Scorpiones are the most common artillery piece of the Roman army, combining high range with great accuracy, a short reload time and a great mobility on the battlefield.
The scorpio is the most common and smallest artillery piece of the Roman army, except the later imperial manuballista. Like it’s bigger sisters, the catapultae, it fires arrows or bolts at a flat and usually direct trajectory towards the target. Scorpions are primarily an anti personal weapon, the high speed projectiles can pierce through every kind of armour and even multiple men at close range, but can’t do much damage to any large structures. Despite this, incendiary projectiles are available for the scorpion as for most missile weapons of the imperial army to increase it’s use against enemy siege engines and buildings. The light scorpio and it’s ammunition can easily be transported by a single mule and quickly redeployed by it’s crew, giving the weapon an unprecedented mobility on battlefield for an artillery piece. It’s range overpasses all hand held missile weapons while the scorpio has the same high accuracy of most arrow shooters. These advantages combined with the short reload time and the small crew needed to operate a single piece, making the scorpio perfectly suited a constant well aimed and effective barrage fire in most defensive and offensive situations.
In action torsion engines generate a very distinct noise, that adds to the demoralising effect these machines already have on an enemy unfamiliar with artillery, when he comes under fire at greater distances than usual.
All currently used Greco Roman artillery pieces are constructed after the same basic design as two armed torsion powered engines. The torsion springs itself are made of densely packed and drilled animal sinews and human hair, they are used to store the energy until the weapon is fired. The inner ending of the two arms is directly connected to the springs, while the others are attached to a rope that runs to the carriage holding the shoot. When the weapon is loaded the operator push back the carriage, with the help of a winch to master the high forces, so that the springs are twisted. When the piece is released they will move back to their original state and transfer the stored energy to the projectile.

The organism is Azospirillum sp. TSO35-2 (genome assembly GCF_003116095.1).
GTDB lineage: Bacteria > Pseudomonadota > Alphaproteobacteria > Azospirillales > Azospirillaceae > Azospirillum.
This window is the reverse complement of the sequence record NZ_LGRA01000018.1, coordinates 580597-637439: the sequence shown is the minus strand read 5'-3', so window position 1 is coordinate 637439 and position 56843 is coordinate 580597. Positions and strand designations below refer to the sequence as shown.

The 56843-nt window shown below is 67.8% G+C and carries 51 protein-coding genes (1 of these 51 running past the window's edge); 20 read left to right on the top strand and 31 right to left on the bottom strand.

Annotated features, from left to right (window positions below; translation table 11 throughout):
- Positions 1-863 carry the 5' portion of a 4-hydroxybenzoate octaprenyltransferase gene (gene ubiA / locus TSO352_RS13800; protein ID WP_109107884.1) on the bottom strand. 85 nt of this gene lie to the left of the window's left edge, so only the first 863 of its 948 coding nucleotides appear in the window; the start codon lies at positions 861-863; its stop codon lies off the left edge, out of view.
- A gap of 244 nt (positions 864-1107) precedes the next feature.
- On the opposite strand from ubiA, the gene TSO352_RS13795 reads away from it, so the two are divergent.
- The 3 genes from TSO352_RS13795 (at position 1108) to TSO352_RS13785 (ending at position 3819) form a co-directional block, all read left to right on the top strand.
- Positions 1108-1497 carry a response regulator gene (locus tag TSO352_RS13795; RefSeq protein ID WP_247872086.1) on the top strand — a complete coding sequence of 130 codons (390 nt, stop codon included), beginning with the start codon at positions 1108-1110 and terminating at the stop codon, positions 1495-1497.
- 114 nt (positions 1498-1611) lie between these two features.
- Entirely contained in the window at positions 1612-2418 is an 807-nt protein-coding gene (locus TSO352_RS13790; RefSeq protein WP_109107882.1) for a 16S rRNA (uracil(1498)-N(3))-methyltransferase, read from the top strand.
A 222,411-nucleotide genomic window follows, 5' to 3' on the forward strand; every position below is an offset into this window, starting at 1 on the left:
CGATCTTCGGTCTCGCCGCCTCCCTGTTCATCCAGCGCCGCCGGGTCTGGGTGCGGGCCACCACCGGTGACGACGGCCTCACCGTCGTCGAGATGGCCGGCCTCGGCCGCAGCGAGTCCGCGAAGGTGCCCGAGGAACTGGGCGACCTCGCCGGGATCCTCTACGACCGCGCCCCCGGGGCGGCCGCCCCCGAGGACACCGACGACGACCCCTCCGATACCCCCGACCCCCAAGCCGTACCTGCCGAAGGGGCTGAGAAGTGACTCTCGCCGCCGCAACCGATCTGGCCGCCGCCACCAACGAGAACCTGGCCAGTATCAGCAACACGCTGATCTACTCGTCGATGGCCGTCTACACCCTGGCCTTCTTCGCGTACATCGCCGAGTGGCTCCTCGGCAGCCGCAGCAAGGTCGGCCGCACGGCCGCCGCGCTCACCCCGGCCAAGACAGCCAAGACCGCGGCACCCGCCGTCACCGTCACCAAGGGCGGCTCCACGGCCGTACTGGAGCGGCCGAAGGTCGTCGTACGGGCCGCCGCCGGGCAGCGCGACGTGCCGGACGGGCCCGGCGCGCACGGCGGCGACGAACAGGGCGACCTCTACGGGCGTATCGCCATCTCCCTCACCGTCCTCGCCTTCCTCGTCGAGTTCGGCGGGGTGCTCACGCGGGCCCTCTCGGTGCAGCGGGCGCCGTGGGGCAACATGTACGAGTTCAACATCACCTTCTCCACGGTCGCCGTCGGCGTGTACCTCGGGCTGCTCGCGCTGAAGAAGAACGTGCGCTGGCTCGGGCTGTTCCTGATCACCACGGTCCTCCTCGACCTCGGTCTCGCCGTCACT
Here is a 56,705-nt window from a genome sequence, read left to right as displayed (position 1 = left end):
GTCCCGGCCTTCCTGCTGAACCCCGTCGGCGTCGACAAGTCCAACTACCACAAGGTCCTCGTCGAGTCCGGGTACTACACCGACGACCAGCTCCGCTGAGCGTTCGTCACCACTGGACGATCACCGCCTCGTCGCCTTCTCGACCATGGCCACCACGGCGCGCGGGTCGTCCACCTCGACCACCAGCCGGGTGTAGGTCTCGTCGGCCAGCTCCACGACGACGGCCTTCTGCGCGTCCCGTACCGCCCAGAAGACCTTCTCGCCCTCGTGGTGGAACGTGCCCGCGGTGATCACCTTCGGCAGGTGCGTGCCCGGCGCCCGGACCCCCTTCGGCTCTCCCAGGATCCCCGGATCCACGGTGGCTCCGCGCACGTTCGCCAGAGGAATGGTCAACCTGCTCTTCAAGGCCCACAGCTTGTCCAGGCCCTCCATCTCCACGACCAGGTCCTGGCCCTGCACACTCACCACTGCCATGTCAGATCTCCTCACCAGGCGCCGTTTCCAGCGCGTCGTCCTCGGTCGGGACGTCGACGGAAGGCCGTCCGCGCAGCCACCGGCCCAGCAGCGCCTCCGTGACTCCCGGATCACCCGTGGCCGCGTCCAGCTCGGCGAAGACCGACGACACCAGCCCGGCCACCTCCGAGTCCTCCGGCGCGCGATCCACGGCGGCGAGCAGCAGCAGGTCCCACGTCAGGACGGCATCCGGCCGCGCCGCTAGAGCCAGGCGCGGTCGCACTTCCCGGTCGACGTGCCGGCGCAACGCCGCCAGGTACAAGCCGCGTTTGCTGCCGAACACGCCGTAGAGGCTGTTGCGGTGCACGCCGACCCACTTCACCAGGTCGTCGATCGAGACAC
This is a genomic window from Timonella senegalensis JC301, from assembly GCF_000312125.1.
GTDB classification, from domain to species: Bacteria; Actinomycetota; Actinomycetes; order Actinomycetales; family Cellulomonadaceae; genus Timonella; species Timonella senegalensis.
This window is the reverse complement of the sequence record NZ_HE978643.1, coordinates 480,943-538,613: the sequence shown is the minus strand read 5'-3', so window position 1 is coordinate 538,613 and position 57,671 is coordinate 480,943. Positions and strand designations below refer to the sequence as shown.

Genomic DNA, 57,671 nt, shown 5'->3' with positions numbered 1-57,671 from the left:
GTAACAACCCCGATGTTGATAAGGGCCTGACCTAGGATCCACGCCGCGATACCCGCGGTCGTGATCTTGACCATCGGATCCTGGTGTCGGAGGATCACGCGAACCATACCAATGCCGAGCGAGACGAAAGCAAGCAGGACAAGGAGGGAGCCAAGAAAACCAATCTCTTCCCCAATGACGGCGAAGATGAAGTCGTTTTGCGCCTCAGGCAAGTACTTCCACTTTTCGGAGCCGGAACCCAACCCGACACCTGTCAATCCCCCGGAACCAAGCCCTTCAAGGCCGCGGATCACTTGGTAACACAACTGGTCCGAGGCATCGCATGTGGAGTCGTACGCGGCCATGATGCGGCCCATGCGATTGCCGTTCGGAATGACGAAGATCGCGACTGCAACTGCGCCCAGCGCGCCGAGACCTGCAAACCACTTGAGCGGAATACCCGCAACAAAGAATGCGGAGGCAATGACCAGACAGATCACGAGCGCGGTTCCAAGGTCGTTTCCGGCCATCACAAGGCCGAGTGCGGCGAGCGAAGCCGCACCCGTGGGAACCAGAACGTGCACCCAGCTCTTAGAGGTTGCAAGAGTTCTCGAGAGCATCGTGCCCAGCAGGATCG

Historically, in the second or third quarter of the first century BC the Roman army introduced a new generation of tormentae, as the Romans called the torsion powered artillery pieces. This first genuine Roman designs, based on centuries of experience with such weapons in the Mediterranean world and some innovations of their own, proved to be a great improvement over the previously used old Greek variants. The engineers had optimized the design of the frame and the two catapult arms so that more energy could be stored in the springs and thus transferred to the projectile, giving it higher range and penetration power.
These new construction was described the first time by the architect and engineer Marcus Vitruvius Pollio, who was part of Gaius Julius Caesar engineer corps overseeing the production of his army’s tormentae and probably participated on their development itself.
In the late 2nd century BC artillery became more regularly used by roman armies to provide the urgently needed barrage fire during siege assaults as well as to defend own fortifications. In the following decades tormentae became a standard equipment of the now more permanent legions, build and maintained by their own engineers. The late fourth century military theorist Vegetius reported that finally every legion had one arrow thrower per centuria and one stone thrower per cohort and thus around 70 pieces available, but this was apparently not the case in the late Republic and early Principate when numbers were somewhat lower. Exact numbers are known for the Jewish war in 67 AD when each of Vespasian’s legions was equipped with ca. 54 tormentae.
Now Roman commanders quickly developed new tactics and made extensive use of their artillery outside traditional siege battles to assault or defend forts and field fortifications, provide fire support for amphibious landings or river crossings, keep enemy archers at distance and even in pitched battles. A development that climaxed in the creation of a truly mobile field artillery with the introduction of carroballistae and other lighter advanced designs into the imperial army around 100 AD.